If the above product becomes a reality, which it seems well on its way to being, then the movie Her will come to life, that too with an artificial body. The dystopian drama on Netflix, Black Mirror, also addresses this in one of its episodes, where a woman pays for an AI to mimic her partner after he dies in an accident. Eventually, the AI’s parent company offers her a synthetic form of her partner, an exact bodily replica, that houses his AI-mimicked consciousness. She buys it, only to be distraught after she finds that it will only be bits and pieces of her partner and it leaves her yearning for him more than ever.

It’s anybody’s guess as to whether real life will mimic fiction going forward, especially once these products start becoming more mainstream. But with reports and narratives on how some Japanese men are starting to fall in love and finding companionship in their sex dolls are anything to go by, do pardon me if I think the future looks scary.

Assistants gone too far?

Jarvis from the Iron Man movies has endeared itself to many an audience. This smart, sometimes sassy robotic assistant to Iron Man is the epitome of AI succeeding. It’s just human enough to warn of dangers but also machine enough to gladly step aside and be over-ridden by human commands. Of course, we all saw the other side of AI in the Iron Man universe too, with Ultron attacking the human race.

Dan Brown takes it a step further in his latest novel Origin. One of the main protagonists, along with the ubiquitous Robert Langdon, is an AI that calls itself Winston aka Art (short for artificial). This AI plays as much a role in the novel as Langdon, including bailing him out of a few tight situations on multiple occasions.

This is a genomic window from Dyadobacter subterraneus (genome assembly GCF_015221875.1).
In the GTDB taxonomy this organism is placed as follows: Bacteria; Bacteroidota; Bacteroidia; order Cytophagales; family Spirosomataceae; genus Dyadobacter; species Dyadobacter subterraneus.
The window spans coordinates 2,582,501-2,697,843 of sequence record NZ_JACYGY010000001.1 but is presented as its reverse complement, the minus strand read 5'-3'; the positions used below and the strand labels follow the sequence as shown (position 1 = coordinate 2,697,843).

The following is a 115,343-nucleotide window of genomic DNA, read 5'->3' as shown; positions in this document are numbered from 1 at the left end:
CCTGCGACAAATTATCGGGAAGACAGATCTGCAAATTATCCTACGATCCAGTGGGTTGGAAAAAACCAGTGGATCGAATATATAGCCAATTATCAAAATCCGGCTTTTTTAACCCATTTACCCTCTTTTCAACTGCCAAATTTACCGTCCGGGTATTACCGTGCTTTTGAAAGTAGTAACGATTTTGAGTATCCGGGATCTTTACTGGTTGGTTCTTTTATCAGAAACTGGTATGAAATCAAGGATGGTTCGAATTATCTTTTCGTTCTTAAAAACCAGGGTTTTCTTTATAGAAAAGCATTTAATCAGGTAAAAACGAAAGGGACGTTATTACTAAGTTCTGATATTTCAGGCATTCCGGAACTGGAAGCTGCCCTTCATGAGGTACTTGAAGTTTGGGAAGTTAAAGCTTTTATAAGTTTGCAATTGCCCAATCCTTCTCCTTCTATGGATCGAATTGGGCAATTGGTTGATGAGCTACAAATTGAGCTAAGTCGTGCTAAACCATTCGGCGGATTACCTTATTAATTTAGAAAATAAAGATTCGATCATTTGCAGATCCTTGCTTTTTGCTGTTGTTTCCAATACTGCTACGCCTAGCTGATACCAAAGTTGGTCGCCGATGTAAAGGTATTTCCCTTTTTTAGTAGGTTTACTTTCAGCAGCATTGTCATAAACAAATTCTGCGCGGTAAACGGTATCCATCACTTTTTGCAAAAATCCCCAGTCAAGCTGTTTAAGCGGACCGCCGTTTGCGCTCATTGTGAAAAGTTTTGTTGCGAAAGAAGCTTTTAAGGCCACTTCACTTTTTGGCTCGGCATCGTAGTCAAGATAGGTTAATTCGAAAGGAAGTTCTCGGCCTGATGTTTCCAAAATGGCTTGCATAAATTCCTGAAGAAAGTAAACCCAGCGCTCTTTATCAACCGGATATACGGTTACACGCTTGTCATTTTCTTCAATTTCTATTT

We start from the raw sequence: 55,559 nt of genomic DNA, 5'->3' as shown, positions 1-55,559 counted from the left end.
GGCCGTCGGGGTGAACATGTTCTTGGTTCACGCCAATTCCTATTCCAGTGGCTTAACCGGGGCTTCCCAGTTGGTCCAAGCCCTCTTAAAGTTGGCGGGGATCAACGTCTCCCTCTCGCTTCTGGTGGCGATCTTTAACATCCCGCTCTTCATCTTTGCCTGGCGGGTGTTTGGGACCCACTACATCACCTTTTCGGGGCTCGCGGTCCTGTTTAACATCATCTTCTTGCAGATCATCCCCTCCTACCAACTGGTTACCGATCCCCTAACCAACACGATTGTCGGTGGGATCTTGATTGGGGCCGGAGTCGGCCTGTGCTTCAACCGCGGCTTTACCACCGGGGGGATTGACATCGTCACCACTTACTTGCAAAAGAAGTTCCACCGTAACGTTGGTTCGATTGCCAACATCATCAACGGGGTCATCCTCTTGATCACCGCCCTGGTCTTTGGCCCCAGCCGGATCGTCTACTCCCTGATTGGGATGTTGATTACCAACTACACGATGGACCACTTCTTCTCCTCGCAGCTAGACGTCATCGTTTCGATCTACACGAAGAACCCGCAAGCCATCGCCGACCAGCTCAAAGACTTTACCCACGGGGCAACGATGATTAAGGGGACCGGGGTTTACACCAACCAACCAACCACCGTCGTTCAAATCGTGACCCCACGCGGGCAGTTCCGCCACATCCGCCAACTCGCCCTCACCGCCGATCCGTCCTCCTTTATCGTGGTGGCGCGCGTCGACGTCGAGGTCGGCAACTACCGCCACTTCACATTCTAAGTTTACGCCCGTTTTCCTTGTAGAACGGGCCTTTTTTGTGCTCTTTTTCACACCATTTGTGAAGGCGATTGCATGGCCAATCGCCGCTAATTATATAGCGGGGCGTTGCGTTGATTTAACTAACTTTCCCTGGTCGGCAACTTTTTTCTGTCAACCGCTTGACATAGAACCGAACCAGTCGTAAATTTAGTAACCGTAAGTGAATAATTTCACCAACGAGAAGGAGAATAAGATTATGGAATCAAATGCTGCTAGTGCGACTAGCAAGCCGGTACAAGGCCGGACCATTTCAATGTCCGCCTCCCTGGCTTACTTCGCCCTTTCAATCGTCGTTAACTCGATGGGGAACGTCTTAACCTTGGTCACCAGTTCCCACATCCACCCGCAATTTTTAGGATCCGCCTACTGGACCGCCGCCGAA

And yet, Winston seemed a much more advanced version of what we already have in the form of AI in our everyday lives. Except, Winston is Alexa or Siri or the Google Assistant on steroids or something even more potent. Who knows, maybe our present-day virtual assistants will be Winstons in the future. They already can give you any information in seconds, can order your favourite food, book a cab to your most-preferred destination, and tell you the shortest route to take.

But, reading Brown’s Winston left with me with chills. And that is because of the cold, cut-throat manner with which the AI conducts itself and pulls the strings in a way that makes the human protagonists seem like marionettes serving a higher purpose. Winston’s sole aim in the book is to get a particular task done, and in whatever way possible. Brown paints Winston in such a way that it doesn’t come across as evil or malicious, rather just something going about its job with brutal efficiency, compromising on certain human morals along the way.

The reason this hit so close home is because the AI that surrounds us today is also doing the same, albeit in much less harmful and mostly even harmless ways. However, not all of them have positive results. For example, Google Maps’ shortest route could well lead you through a series of narrow and difficult-to-navigate streets, or worse, closed roads.

Then again, with technology’s big guns acknowledging that AI needs to be used responsibly, a purely pessimistic outlook is probably a bad idea. But, I blame it on our pop culture, which in recent times, has chosen to address AI morbidly. Any takers for a show or a movie that focuses on how we co-exist happily with AI? I’m definitely waiting.

Published on February 07, 2018